• Powerglide teaching us not to judge others without getting to know them first.

Bumblebee is the name of a fictional character from the various Transformers universes. ... Tracks (Le Sillage in Canada, Puma in Italy) is the name to a single character in the Transformers Universes. ... Red Alert is the name of several fictional characters in the various Transformers universes. ... For the special aviation unit, see SEASPRAY. Seaspray is the name of a fictional character in the Transformers universes. ... Wally Burr is an American voice actor and director. ... Alan Oppenheimer (born April 23, 1930 in New York City, New York) is an American voice-actor who has had an active career in cartoons since the 1940s. ... Powerglide is the name of a fictional character from the various Transformers universes. ...

DVD

Seasons 1-4 were released on DVD in the U.S. between April 23, 2002 and March 9, 2004. The Season 1 DVD was a best seller for Rhino Entertainment (a subsidiary of Time Warner) and it led to the release of more season DVDs until the last season box set was released in 2004. They were also released in single volumes, but not for the Season 3 Part 2 and Season 4 box set, because the volumes were not selling and the box sets were. The first two seasons were released on VHS with no bonus features, but because of the DVD boom Rhino decided to stop making Transformers VHS box sets. In 2005, Rhino lost the rights to distribute more Transformers DVDs. Since then, the U.S. Release of the Transformers Season Box Sets has been hard to find. The license is now in the possession of Sony Wonder. DVD (also known as Digital Versatile Disc or Digital Video Disc - see Etymology) is a popular optical disc storage media format. ... For other uses, see United States (disambiguation) and US (disambiguation). ... is the 113th day of the year (114th in leap years) in the Gregorian calendar. ... Also see: 2002 (number). ... is the 68th day of the year (69th in leap years) in the Gregorian calendar. ... Year 2004 (MMIV) was a leap year starting on Thursday of the Gregorian calendar. ... Rhino Entertainment Company is an American specialty record label. ... Time Warner Inc. ... Bottom view of VHS cassette with magnetic tape exposed Top view of VHS cassette with front casing removed The Video Home System, better known by its abbreviation VHS, is a recording and playing standard. ... Year 2005 (MMV) was a common year starting on Saturday (link displays full calendar) of the Gregorian calendar. ... Sony Wonder logo Sony Wonder was the childrens music and home video arm of Sony BMG Music Entertainment. ...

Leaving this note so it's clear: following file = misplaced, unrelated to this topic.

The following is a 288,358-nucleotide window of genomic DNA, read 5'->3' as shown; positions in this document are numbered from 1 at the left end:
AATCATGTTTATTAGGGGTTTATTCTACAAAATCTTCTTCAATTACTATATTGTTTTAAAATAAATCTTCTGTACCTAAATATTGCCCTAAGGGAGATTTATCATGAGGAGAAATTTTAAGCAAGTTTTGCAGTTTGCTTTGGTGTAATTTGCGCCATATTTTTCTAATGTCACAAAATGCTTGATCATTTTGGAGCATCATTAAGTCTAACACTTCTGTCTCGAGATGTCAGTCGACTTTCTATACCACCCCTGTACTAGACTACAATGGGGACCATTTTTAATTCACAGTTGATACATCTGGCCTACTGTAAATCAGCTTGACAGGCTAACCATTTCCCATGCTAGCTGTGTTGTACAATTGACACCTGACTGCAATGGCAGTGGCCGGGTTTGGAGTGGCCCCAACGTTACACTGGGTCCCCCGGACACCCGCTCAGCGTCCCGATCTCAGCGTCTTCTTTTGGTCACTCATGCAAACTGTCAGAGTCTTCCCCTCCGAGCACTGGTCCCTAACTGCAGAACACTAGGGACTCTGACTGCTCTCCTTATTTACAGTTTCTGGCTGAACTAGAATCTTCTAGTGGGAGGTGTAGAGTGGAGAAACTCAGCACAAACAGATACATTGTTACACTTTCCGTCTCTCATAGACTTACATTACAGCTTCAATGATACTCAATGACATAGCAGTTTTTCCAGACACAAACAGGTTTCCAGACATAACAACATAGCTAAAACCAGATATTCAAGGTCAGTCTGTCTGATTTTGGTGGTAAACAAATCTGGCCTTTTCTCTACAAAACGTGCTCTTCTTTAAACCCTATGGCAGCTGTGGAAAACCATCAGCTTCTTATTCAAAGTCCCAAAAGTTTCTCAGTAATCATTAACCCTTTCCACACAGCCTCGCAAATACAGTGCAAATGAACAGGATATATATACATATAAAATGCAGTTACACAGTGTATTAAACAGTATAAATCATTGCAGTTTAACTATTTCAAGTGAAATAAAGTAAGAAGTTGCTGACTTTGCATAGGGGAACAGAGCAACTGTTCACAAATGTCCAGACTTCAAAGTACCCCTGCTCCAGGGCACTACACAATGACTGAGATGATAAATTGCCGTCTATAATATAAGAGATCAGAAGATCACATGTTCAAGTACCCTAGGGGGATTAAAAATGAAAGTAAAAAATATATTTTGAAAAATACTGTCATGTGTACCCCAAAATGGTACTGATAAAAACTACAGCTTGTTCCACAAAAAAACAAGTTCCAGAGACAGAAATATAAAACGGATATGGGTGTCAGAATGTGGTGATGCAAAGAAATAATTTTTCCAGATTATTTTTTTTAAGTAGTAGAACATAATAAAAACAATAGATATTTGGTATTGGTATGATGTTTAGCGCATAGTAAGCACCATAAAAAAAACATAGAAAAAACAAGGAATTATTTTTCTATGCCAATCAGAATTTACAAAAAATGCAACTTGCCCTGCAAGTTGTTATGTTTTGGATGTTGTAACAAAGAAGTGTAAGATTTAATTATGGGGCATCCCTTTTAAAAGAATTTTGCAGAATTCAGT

Metrodome Distribution released Seasons 1-4 in the UK (Region 2) between November 17, 2003 and October 11, 2004. The seasons were released in four box sets: Season 1, Season 2 Part 1, Season 2 Part 2 and Seasons 3 & 4. 17 November is also the name of a Marxist group in Greece, coinciding with the anniversary of the Athens Polytechnic uprising. ... Year 2003 (MMIII) was a common year starting on Wednesday of the Gregorian calendar. ... is the 284th day of the year (285th in leap years) in the Gregorian calendar. ... Year 2004 (MMIV) was a leap year starting on Thursday of the Gregorian calendar. ...


Madman Entertainment has released the four seasons in 6 box sets in Australia (Region 4): Series 1, Series 2.1, Series 2.2, Series 3.1, Series 3.2 and Series 4.


A collector's tin box set was released in Asia by Guangdon Qianhe Audio & Video Communication Co. under license by Pexlan International (Picture) Limited. The set includes the entire series, The Transformers: The Movie, a set of full color postcards, a rubber keychain, and a full color book (graphic novel style) which serves as an episode guide. Even though the book is almost entirely in Mandarin, the chapter Menus contain English translations for each episode. The set is coded as Region 1, but is almost impossible to find in stores in North America, many can be found on online auction sites. This article is on all of the Northern and Southwestern Chinese dialects. ...


Sony BMG has announced that they will re-release the first season of the series in 2007, and the other seasons will presumably follow. However these will most likely be just a re-release of Rhino's DVDs. The basis for this being that Sony's version of The Transformers: The Movie when sold at Costco came with an exclusive Bonus Disc that had the original 1984 pilot (episodes 1-3) with the added sound effects in them. This disc was used as a preview for the Transformers Season 1 boxed set coming out in 2007 from Sony. Sony BMG, however, dissolved Sony Wonder in 2007, limiting the possibilities of a DVD re-release of the series, though there is a chance that it will still be released because Sony has moved their Sony Wonder label to Sony Pictures Home Entertainment. Sony Pictures Home Entertainment is the home video, DVD, and UMD distribution arm of Sony Pictures Entertainment, a subsidiary of Sony Corporation. ...